The Tax Agreement: Another Victory For The Party In Power — The Money Party

As an amazing turn of events unfolds — a Democratic president, with a congress with big Democratic majorities in each house, passing a huge giveaway to the most wealthy — we should take the time to be shocked. This tax agreement outcome is amazing because it is the opposite of what voters who elected Barrack Obama in 2008 would have ever predicted would happen. Let that sink in. The opposite. Amazing. (See what Robert Reich says: The New Tax Deal: Reaganomics Redux.)

Amazing outcomes are seldom accidental. It’s like watching the final moves of a chess game where the player with the weakest pieces and positions suddenly wins — you can’t help but wonder if the stronger player engineered the whole scenario.  What is unfolding in Washington, I’ve got to think, has been well planned and well choreographed for some time. I’ve got to think things in Washington are unfolding according to the wishes of the party in power — the Party of Money. I’ve always liked that speech Dennis Kucinich gave that ended:  “Wake up America.  Wake up America. Wake up America.”  (The video is posted below and is well worth watching.)

The following is from a post I noted over three years ago:  “The Money Party,” by Michael Collins as it appeared Scoop in September, 2007:

The Money Party is a small group of enterprises and individuals who have most of the money in this country. They use that money to make more money. Controlling who gets elected to public office is the key to more money for them and less for us. As 2008 approaches, The Money Party is working hard to maintain its perfect record.

It is not about Republicans versus Democrats. Right now, the Republicans do a better job taking money than the Democrats. But The Money Party is an equal opportunity employer. They have no permanent friends or enemies, just permanent interests. Democrats are as welcome as Republicans to this party. It’s all good when you’re on the take and the take is legal.

This is not a conspiracy theory. There are no secret societies or sinister operators. This party is up front and in your face. Just follow the money. One percent of Americans hold 33% of the nation’s wealth. The top 10% hold 72% of the total wealth. The bottom 40% of Americans control only 0.3% (three tenths of one percent). And that was before “pay day loans.”

The story is as old as civilization but the stakes have never been higher than they are right now.

In every campaign for major office, the party passes out money and buys candidates from both parties. Thanks to the candidates who get elected, this pay to play system remains perfectly legal. Those elected get luxury trips, sweet jobs for family members, and more campaign contributions for the next round of elections. What they do is perfectly legal even though it looks like bribery.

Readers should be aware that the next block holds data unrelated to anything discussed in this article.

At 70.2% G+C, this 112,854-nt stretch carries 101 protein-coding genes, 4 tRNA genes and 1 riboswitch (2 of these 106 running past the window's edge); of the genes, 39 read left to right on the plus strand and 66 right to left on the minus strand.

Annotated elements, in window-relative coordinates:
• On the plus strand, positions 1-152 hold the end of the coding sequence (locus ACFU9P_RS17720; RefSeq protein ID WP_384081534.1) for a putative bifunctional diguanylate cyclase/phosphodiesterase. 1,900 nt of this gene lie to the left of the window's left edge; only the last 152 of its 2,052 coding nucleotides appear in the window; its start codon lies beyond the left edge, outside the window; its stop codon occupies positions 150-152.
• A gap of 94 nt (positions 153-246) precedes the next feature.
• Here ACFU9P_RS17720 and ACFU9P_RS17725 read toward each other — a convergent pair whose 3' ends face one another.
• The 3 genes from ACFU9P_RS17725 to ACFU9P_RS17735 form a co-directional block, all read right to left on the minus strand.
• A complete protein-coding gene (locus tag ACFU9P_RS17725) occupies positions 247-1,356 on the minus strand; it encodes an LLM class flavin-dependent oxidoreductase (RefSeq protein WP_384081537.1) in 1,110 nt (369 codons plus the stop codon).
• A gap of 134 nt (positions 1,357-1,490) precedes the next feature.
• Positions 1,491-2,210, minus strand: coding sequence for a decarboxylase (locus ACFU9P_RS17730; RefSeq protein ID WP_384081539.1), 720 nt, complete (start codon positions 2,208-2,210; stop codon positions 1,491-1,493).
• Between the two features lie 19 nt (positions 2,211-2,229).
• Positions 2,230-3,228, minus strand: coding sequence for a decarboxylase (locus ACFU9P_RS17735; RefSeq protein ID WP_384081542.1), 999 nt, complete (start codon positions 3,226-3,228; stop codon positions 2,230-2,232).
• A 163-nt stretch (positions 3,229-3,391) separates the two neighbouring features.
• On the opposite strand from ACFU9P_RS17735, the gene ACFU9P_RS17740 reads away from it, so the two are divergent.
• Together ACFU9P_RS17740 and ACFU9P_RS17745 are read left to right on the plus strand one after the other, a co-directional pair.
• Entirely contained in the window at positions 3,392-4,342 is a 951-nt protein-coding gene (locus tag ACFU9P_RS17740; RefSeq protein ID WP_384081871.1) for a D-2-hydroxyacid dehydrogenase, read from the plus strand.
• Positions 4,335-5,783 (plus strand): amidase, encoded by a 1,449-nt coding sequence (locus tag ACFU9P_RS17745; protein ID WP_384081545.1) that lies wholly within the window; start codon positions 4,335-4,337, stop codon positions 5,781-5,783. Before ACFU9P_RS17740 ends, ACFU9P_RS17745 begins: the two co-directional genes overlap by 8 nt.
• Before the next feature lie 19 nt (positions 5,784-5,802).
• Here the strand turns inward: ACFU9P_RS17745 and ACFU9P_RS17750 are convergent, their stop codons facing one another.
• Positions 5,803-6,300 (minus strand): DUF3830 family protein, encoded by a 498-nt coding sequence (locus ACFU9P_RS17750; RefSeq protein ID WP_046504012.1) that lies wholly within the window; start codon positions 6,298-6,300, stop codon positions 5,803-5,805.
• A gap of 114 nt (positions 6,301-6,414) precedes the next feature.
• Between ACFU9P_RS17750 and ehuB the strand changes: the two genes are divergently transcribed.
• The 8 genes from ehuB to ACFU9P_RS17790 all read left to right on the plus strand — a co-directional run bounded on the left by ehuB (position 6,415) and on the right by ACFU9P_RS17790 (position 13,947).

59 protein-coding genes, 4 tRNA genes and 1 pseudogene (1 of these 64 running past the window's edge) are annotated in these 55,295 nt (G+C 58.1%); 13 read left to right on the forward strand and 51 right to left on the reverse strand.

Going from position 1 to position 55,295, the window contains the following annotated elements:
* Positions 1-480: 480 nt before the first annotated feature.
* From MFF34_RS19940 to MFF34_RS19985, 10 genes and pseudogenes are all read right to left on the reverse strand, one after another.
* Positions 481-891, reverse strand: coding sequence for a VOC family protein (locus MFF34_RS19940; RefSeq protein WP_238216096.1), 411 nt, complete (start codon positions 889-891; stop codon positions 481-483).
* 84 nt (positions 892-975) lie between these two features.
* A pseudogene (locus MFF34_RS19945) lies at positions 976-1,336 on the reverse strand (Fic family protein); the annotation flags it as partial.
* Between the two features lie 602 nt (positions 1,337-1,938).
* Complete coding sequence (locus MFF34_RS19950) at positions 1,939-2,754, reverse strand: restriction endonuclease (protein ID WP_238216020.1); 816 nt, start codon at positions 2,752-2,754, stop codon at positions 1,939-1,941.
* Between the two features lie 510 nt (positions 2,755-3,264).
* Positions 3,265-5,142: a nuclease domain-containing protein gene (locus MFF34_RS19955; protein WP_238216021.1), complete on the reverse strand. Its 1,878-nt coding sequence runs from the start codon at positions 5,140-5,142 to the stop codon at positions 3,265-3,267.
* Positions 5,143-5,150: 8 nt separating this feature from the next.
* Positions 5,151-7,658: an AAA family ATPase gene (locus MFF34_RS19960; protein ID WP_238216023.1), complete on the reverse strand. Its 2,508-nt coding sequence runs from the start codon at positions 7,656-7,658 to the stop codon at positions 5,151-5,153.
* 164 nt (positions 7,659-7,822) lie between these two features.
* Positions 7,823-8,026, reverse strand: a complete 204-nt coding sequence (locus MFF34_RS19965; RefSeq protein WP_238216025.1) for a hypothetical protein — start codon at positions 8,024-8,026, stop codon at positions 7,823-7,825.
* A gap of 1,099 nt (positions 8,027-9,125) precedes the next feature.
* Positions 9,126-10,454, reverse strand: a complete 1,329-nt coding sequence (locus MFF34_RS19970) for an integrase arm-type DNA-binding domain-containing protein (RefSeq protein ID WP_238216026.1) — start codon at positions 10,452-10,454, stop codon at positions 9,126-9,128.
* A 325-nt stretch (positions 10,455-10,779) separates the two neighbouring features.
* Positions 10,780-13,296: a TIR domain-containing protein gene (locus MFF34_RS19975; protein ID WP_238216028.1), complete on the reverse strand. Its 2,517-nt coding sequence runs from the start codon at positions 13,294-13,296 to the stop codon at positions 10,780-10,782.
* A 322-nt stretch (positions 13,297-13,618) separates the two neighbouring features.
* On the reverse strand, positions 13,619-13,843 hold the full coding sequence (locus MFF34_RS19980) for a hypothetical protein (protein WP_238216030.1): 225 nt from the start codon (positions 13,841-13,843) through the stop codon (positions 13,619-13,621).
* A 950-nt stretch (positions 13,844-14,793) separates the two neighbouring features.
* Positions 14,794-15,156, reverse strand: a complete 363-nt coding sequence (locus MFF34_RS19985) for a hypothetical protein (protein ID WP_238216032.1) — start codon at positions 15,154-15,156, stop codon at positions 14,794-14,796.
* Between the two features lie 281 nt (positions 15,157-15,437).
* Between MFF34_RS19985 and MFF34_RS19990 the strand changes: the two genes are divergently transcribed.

In return for contributions, the election winners come through by fixing the laws so that The Money Party cleans up. Lower taxes, highly favorable business regulations, laws that shield their businesses from real competition all start with the nonstop flow of Money Party funds. Cost is no object, because in the end it’s all paid for with our tax dollars.

The Money Party gets no-bid contracts as well as the ability to lay off their employees and dump their pension plans just about any time they want. It doesn’t get much better than that. It’s welfare for big money and survival of the fittest for the rest of us.

We are nothing to them.

When the White House and Congress ignore the health care crisis year after year, why be surprised? They’re not in office to serve you. The drug companies and hospitals had their bid in first.

When our public servants fail to get us out of Iraq, don’t take it personally. That will happen when The Money Party says so.

When citizens suffer and starve for days after a hurricane, we’re told they should have been better prepared. When levees and bridges collapse, it’s an act of God. But when the fat no-bid contracts show up, The Money Party takes it all.

Unreliable election systems, citizens excluded from the vote on the basis of race and class, and questionable results don’t matter as long as the right candidates get in. We pretend to vote, they pretend to get elected, but there’s no doubt who is in charge – The Money Party.

It’s nothing personal. The party is just doing its job. Why be surprised or disappointed? It’s been happening for centuries. The more some have, the more they want, the harder they fight to keep it. Spread some around so they can get even more. It’s a rigged game from top to bottom.